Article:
From Dolly to Whitney: The History of “I Will Always Love You”


Dolly Parton was born in 1946, the fourth of twelve children. She was raised in a one room shack on the banks of Little Pigeon River in Pittman Center, Tennessee. She would go on to write more than 3000 songs and sell more than 100 million records.

But “I Will Always Love You” is a triumph of a different kind—a standard, a stunner, and a showstopper; a nakedly emotional ballad bestowed to forever test the pipes and power of the great divas. 

So where did all that passion come from? Who is the titular “You” in Dolly’s tune?

Porter & Dolly

Dolly moved to Nashville the day after she graduated from high school and quickly established herself as a charting country songwriter. Her big break as a performer came in 1967 when singer and entertainer Porter Wagoner invited Dolly to join his weekly syndicated television program. She became a fixture on The Porter Wagoner Show and the host’s favorite duet partner.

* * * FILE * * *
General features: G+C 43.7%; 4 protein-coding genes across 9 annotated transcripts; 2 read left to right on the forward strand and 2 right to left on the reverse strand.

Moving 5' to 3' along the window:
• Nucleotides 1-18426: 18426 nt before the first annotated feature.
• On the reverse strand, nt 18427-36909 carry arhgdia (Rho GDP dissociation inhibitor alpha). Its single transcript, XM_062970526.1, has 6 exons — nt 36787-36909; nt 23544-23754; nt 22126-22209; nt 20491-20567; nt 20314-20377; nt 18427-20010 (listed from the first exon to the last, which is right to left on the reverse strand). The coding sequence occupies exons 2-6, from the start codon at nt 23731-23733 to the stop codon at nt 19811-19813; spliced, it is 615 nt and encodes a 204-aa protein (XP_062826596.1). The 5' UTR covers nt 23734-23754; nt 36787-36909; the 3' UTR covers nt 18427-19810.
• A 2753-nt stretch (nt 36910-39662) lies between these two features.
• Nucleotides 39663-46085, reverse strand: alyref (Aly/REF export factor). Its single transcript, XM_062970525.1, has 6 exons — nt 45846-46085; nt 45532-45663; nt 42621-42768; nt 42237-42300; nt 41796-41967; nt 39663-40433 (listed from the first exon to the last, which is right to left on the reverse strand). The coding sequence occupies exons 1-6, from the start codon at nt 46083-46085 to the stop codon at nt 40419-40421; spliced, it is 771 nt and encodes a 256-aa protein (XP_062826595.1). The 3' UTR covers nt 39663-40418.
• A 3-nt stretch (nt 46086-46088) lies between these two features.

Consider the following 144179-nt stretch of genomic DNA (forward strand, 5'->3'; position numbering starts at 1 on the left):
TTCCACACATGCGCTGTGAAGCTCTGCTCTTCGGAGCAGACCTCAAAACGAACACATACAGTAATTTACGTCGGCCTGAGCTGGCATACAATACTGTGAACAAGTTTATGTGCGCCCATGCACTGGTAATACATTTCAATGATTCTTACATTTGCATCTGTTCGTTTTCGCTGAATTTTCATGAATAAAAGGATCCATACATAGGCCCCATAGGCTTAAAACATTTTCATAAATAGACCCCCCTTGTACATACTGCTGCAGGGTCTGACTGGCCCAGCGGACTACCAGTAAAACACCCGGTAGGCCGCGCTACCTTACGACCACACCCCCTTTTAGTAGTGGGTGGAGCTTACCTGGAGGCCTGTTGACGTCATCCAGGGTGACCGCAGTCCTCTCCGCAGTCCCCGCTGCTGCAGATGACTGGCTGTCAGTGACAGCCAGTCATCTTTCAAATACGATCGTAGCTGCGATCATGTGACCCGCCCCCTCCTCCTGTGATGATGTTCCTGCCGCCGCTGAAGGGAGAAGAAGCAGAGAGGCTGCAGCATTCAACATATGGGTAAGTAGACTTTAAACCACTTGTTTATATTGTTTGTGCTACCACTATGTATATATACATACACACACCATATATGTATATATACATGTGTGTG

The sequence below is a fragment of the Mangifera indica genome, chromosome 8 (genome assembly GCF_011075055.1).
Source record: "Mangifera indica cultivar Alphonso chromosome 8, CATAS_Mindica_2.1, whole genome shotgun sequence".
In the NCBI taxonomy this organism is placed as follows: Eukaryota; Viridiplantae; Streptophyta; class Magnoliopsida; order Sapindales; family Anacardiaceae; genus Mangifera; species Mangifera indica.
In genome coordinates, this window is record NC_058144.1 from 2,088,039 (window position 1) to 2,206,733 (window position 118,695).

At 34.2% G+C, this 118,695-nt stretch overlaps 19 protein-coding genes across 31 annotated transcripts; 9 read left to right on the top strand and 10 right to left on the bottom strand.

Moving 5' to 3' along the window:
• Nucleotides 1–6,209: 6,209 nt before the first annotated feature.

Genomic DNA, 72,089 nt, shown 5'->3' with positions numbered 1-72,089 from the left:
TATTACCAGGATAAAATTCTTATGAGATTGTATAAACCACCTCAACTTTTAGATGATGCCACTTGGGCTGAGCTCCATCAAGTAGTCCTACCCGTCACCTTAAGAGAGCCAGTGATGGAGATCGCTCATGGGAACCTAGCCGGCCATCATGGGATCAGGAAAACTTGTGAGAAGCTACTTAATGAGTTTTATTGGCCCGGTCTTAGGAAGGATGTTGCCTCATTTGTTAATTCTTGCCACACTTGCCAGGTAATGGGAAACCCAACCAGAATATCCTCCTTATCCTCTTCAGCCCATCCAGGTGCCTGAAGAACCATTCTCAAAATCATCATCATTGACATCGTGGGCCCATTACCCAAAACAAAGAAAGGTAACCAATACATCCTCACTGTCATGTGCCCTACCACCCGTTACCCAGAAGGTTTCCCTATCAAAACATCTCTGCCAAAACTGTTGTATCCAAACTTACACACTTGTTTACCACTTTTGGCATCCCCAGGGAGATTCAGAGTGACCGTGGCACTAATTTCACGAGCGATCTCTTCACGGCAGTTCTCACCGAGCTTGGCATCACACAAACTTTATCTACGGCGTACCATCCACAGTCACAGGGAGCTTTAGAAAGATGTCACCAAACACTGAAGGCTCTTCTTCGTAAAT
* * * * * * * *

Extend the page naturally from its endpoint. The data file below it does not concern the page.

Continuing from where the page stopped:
Porter & Dolly reached the country Top 10 with their very first duet—“The Last Thing On My Mind.” Over the next six years, they repeated the feat with nearly every new release.

Dolly also produced a wealth of solo material during this time, including her 1973 country chart-topper “Jolene.”

In fact, it was during the very same songwriting session that Dolly composed both “Jolene” and a moving tribute to her duet partner called “I Will Always Love You.”